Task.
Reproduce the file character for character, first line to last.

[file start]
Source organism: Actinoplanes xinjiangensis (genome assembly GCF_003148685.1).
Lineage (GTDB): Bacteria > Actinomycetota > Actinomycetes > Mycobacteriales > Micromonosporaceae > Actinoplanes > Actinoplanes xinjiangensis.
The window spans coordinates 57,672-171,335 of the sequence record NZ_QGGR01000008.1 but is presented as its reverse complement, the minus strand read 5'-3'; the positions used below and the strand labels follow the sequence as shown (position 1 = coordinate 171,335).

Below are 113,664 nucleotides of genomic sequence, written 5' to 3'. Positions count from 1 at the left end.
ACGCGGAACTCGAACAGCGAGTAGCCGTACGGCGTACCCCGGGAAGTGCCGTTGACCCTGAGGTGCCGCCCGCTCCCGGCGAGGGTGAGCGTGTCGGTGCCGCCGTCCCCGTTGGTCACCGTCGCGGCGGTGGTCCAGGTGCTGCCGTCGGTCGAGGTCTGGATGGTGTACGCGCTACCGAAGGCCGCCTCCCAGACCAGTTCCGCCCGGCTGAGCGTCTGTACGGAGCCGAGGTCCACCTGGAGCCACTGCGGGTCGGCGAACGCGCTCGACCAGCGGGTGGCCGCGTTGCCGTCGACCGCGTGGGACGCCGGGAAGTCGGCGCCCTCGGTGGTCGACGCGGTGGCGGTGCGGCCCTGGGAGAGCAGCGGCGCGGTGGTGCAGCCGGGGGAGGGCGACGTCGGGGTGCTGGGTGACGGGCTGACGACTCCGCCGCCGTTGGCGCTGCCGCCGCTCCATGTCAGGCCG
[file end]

Source organism: Actinoplanes xinjiangensis (genome assembly GCF_003148685.1).
Lineage (GTDB): Bacteria > Actinomycetota > Actinomycetes > Mycobacteriales > Micromonosporaceae > Actinoplanes > Actinoplanes xinjiangensis.
The window spans coordinates 57,672-171,335 of the sequence record NZ_QGGR01000008.1 but is presented as its reverse complement, the minus strand read 5'-3'; the positions used below and the strand labels follow the sequence as shown (position 1 = coordinate 171,335).

Below are 113,664 nucleotides of genomic sequence, written 5' to 3'. Positions count from 1 at the left end.
ACGCGGAACTCGAACAGCGAGTAGCCGTACGGCGTACCCCGGGAAGTGCCGTTGACCCTGAGGTGCCGCCCGCTCCCGGCGAGGGTGAGCGTGTCGGTGCCGCCGTCCCCGTTGGTCACCGTCGCGGCGGTGGTCCAGGTGCTGCCGTCGGTCGAGGTCTGGATGGTGTACGCGCTACCGAAGGCCGCCTCCCAGACCAGTTCCGCCCGGCTGAGCGTCTGTACGGAGCCGAGGTCCACCTGGAGCCACTGCGGGTCGGCGAACGCGCTCGACCAGCGGGTGGCCGCGTTGCCGTCGACCGCGTGGGACGCCGGGAAGTCGGCGCCCTCGGTGGTCGACGCGGTGGCGGTGCGGCCCTGGGAGAGCAGCGGCGCGGTGGTGCAGCCGGGGGAGGGCGACGTCGGGGTGCTGGGTGACGGGCTGACGACTCCGCCGCCGTTGGCGCTGCCGCCGCTCCATGTCAGGCCG